Matt Dunn, owner of Scream Town, said proper safety precautions have been put in place at the popular haunted attraction.

Scream Town will be much more structured this year — guests will purchase tickets for a specific time, and instead of a common courtyard where guests can hang out in between visiting different attractions, they will be grouped together and guided through Scream Town so as to not interact with other guests. Guests and staff will be required to wear masks at all times.

“We’re really luck that we’re already in the business of putting people in small groups and spacing them out,” Dunn said. “We’ve been social distancing people for a long time.”

In August, Valleyfair Amusement Park announced it would remain closed for the rest of 2021, shutting down the prospects of ValleyScare this fall.

“We are disappointed that we are unable to welcome our guests back to the park this season,” General Manager and Vice President said Raul Rehnborg in August. “The safety of our guests and associates is always our top priority.”

Just outside Shakopee, Mid-America Festivals is in the process of finalizing details on a modified version of the annual Trail of Terror event. Mid-America Marketing and Events Director Stephanie Whipps said the alternative will probably look similar to the company’s Festival on Parade, which replaced the Minnesota Renaissance Festival this fall.

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Back to in-person classes for Chanhassen, Chaska high schools

Eastern Carver County Schools announced high schools students will transition from distance learning to the hybrid model beginning on Monday, Sept. 28.

"We are so excited to have our high schoolers back in buildings, and even more excited that we were able to get to this point earlier than the Oct. 8 date we’d previously communicated to our high school families," District 112 communications director Celi Haga said. "That’s a testament to the amazing work done by our Chanhassen, Chaska, and Integrated Arts Academy staff over the past few weeks to be ready"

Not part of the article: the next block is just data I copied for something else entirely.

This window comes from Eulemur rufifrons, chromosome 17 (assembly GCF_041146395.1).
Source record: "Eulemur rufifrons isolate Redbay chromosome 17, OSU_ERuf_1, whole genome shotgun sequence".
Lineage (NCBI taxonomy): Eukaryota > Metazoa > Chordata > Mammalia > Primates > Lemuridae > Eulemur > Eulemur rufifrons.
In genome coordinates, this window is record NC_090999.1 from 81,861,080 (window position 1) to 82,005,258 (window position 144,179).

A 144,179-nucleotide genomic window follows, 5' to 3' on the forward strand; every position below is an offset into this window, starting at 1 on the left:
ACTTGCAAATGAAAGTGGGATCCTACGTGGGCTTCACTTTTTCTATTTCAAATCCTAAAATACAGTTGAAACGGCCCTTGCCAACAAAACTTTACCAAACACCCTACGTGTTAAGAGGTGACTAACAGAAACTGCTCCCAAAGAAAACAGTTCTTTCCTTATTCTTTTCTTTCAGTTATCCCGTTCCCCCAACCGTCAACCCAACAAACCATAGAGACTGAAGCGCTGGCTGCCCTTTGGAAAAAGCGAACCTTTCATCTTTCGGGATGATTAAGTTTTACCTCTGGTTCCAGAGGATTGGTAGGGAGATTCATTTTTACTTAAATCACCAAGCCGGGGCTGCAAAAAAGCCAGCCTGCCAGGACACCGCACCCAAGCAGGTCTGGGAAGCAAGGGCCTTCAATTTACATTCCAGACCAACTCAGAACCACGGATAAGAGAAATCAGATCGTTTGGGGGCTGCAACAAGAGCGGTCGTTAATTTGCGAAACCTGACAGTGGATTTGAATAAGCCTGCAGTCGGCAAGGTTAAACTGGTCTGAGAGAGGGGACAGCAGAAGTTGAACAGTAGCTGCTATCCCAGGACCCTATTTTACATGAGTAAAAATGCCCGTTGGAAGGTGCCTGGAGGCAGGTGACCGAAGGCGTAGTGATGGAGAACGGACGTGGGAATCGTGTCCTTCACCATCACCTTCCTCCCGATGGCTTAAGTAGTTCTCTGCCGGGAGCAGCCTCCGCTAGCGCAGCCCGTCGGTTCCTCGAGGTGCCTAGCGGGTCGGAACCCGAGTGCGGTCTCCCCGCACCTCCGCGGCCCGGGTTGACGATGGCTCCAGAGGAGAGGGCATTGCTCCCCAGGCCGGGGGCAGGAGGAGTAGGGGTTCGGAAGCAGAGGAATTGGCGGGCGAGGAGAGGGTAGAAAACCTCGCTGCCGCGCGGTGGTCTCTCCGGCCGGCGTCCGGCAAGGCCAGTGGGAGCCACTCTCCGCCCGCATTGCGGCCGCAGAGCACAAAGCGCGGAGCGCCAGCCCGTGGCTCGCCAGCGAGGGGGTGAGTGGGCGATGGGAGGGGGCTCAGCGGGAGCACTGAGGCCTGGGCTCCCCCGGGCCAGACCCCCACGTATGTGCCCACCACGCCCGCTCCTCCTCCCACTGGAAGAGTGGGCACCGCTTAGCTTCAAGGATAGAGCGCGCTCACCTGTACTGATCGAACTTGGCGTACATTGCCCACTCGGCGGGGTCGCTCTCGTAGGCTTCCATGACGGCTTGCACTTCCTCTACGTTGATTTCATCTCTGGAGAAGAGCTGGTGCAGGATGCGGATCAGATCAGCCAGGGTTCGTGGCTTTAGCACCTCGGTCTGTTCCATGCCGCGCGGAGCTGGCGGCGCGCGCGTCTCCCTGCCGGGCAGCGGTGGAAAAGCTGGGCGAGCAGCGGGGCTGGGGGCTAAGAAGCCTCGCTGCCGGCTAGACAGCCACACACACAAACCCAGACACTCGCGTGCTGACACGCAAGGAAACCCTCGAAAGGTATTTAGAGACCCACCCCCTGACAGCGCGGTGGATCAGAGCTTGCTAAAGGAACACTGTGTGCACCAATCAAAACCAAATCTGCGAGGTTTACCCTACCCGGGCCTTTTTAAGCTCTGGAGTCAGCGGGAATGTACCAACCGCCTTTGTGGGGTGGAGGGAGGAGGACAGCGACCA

Elementary students in District 112 have been going four days a week in-person with middle school students in a hybrid two-day model since the first day of school on Sept. 8.

ECCS voluntarily went into a distance learning model for grades nine through 12, citing needing more time to prepare for in-person learning.

"Staff have been working hard to make sure we have everything in place to bring students back into the buildings safely," a District release said.

Erin Rathke, assistant superintendent for Eastern Carver County Schools, said the extra time allowed for the District to work on checking spaces and classes to accommodate the 50 percent capacity rule. Sometimes that meant administration and teachers had to rearrange rooms and walk around with tape measures.

Rathke also pointed out other notable changes:

  • balancing and hand scheduling classes for students to support class size, teachers and unique scheduling needs
  • problem solving and being creative around common spaces, lunch rooms and collaboration spaces
  • teachers are working hard to blend together in-person and distance learning together for our two-day-a-week kids plus our students that chose our online academy
  • creating community and establish a new set of routines in this virtual world

High school students will return to school buildings two days per week with enhanced health, cleaning, and distancing protocols. Students will learn remotely on the other days.

Limited capacity in the schools will allow for maximum physical distancing. Students can find their "Hybrid A" or "Hybrid B" group assignments in Campus Portal.

"I have been so impressed with how hybrid is working at our middle schools and how seriously our students and staff are taking wearing their masks, distancing, and taking care of themselves and each other," Haga said. "I know we can expect the same from our high school students. As we’ve said before, there’s no playbook for this and we’re grateful for the grace, patience, and support of our community as we work through it together."

At this time, no changes will be made in the elementary and middle school learning models, or to the Online Learning Academy. The District vowed to evaluate learning models each month on the 8th.

"We appreciate your patience and your partnership as we navigate this year together. We can’t wait to see our high school students back in our buildings. Until then, stay safe, keep wearing masks, practice social distancing, and do what you can to minimize your exposure," the District release said.